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Paul Hewitt - ACC Teleconference Transcript

Feb. 15, 2010

Opening Statement

I thought we played a good game on Saturday night against a very hot Wake Forest team. We had a chance, but we missed some shots at the end. In assessing the video and looking at some of the things we did in the game, I thought we did some really good things, some very positive things, and I just hope we carry that into Tuesday night.

You mentioned the hot streak Wake Forest has been on. Obviously, you saw first-hand how disruptive their defense can be at times. What are they doing so well on that end of the floor that allows them to be so successful defensively?

“They are really long, and they anticipate around the basket really well. If you come there and expect to shoot over those guys, you can forget it – they are blocking shots. They really put pressure on you to move the basketball to get good shots. And when we did that on Saturday, they force you to shoot the three well, and then you have a chance for two to three really good looks at the end of the game that didn’t go well for us. They have a point guard, (Ishmael) Smith, that puts a lot of pressure on you getting to the basket, and creates a lot of easy baskets for their guys – that was really the difference in the game in the last five minutes.”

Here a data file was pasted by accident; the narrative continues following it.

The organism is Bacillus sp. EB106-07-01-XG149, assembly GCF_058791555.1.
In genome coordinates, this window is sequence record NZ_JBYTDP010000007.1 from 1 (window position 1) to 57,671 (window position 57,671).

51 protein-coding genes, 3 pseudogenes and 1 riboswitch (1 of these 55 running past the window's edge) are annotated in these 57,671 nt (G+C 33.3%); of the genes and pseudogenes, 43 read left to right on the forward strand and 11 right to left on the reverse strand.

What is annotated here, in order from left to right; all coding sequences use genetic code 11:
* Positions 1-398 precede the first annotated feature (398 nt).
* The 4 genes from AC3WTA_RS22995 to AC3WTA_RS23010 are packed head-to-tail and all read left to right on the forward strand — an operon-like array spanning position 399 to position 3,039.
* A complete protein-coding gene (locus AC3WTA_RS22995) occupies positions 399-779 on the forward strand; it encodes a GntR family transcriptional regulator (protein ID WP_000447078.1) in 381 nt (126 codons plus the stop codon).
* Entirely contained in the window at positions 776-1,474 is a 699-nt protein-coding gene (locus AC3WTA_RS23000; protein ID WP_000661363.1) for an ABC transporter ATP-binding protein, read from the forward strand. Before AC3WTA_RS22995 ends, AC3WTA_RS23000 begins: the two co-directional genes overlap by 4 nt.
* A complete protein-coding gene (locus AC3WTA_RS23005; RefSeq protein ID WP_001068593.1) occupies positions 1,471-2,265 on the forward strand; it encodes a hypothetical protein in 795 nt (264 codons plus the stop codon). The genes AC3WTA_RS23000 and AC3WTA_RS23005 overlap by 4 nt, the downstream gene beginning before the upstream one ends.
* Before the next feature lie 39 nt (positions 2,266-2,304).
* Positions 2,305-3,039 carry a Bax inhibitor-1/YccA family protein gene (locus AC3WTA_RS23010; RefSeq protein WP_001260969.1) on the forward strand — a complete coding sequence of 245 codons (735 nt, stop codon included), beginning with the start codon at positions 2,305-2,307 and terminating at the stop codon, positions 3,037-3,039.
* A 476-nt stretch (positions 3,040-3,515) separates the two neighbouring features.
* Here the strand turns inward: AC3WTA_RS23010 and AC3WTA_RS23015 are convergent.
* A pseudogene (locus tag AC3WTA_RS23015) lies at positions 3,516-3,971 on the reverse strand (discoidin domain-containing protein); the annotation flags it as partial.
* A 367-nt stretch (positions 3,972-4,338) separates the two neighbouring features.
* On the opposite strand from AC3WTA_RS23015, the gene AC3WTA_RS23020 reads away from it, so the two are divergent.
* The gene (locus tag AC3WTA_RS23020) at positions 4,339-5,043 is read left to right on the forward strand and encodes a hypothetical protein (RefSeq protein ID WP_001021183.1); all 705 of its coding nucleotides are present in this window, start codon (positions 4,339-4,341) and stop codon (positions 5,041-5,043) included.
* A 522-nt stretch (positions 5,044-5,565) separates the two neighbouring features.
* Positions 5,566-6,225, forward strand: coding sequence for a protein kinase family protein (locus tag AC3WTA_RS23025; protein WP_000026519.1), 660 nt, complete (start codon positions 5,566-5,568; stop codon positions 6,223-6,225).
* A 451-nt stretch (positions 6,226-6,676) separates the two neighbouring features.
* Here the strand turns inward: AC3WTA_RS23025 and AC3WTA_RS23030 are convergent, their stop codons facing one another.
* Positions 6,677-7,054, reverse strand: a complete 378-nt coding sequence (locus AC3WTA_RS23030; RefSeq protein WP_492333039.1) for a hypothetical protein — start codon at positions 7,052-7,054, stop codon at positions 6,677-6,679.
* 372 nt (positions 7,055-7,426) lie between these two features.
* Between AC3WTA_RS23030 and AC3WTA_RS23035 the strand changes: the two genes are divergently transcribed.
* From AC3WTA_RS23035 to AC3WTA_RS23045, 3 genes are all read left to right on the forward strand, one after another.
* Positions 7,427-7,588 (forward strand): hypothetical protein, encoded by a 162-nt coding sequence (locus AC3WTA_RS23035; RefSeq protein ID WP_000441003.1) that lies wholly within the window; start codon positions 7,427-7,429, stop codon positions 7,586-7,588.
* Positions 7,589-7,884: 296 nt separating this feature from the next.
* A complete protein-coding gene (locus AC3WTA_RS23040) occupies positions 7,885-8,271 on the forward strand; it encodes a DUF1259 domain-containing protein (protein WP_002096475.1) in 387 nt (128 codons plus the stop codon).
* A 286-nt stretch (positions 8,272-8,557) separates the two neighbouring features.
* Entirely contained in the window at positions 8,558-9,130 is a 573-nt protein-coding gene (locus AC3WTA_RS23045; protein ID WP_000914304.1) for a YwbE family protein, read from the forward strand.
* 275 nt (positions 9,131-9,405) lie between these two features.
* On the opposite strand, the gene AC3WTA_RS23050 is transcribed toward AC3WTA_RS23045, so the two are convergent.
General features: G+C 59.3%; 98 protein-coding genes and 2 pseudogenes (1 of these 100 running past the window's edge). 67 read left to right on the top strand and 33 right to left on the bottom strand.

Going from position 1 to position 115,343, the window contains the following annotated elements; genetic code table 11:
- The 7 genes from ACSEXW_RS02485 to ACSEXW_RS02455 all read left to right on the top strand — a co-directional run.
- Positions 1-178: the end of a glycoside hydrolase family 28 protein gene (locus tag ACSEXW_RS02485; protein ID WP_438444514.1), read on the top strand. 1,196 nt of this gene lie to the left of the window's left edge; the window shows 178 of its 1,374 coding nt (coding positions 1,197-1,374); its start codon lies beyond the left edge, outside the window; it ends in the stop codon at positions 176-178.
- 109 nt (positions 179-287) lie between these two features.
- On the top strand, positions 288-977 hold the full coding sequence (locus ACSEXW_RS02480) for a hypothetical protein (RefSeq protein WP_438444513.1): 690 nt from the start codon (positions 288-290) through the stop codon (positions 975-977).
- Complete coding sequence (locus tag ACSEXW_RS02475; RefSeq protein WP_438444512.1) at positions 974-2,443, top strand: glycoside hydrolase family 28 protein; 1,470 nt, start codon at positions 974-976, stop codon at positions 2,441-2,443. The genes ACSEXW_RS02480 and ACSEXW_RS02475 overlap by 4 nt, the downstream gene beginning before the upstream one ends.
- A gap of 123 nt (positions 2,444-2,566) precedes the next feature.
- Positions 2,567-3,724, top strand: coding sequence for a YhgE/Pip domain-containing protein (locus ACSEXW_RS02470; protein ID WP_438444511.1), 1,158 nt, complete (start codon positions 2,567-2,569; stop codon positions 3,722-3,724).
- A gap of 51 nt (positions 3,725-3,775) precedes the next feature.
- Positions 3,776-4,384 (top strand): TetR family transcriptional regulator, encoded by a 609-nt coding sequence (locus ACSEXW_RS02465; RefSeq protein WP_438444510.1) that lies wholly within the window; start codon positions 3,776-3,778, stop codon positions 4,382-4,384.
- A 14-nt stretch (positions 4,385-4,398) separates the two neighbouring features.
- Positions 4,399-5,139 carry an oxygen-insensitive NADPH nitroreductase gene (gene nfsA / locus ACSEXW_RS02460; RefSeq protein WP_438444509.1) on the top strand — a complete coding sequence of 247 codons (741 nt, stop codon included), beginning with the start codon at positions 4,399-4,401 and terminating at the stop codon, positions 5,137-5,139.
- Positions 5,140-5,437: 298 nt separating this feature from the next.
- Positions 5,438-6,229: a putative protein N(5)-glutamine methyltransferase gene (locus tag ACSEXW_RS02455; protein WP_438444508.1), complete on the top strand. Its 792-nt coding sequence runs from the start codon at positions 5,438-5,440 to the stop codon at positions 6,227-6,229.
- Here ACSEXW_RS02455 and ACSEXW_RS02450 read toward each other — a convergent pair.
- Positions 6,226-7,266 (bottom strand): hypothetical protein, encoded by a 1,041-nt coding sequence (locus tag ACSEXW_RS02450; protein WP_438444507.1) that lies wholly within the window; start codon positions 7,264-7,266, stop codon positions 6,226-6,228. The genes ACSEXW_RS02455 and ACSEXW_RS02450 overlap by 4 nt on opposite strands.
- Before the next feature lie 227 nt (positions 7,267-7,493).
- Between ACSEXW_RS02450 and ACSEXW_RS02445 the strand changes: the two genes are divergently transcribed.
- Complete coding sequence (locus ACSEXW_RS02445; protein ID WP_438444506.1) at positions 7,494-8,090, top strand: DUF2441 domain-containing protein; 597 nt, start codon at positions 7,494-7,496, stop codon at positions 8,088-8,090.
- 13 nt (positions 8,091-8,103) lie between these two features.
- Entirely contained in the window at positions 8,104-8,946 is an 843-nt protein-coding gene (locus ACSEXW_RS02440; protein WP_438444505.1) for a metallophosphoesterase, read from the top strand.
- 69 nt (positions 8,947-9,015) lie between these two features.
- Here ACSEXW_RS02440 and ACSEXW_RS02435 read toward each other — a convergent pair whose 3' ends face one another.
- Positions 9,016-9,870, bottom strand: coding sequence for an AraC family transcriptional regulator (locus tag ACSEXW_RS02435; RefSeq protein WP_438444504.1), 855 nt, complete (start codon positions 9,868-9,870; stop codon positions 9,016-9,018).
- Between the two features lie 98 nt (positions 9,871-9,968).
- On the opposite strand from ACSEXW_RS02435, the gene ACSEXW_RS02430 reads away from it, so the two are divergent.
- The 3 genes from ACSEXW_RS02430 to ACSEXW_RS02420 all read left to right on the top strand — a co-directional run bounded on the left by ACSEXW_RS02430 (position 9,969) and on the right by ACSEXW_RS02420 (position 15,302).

What’s your philosophy with recruiting players that are only likely to be there their freshman year?

“Well, if the young man is someone that can be admitted to our school, and handle the academic rigors and compete in the ACC, I think you have to recruit them. No one can predict if someone is going to be here one year or two years and so on. There is an awful lot of speculation, in my opinion too much speculation, about how long certain kids are going to stay in school. I can think of kids in my 10 years in the ACC that I remember when they were coming in, everybody had them out in one or two years in more than one instance or occasion, they were there three years.

“I was talking to my friend from New York this morning about a kid named Felipe Lopez, and everyone knew he was “one-and-done,” and it puts a lot of pressure on those kids, and they don’t enjoy their experience because of so much speculation. At the end of his career, Filipe Lopez was in school for four years. We can all sit around and try to predict the future, but what you have to do is try to assess each kid as an individual. If you see a kid that can come to your school and do the school work, and certainly can compete basketball-wise in your conference, I think you have to take them, and then at the end of that year, you have to reevaluate everything.”

You’ve had a number of those guys that have come in and left in your decade in the league. Those “one and done” guys – are they helpful or hurtful to the program?

“I don’t think that it hurt us. There are other things that have hurt us. Chris Bosh helped us. Thaddeus Young helped us. I wish we could have had Javaris Crittenton for another year. He and I still talk today. In the case of Chris Bosh, he’s gone on to have a great career in the NBA. He’s a real role model for people up there in Toronto. He’s the face of that franchise. It’s great to have him associated with Georgia Tech. And the same with Thaddeus Young – he has done a great job for the Philadelphia franchise, and he’s been successful. I don’t think that has been a problem. Would it have been nice to have those kids for three or four years? Absolutely.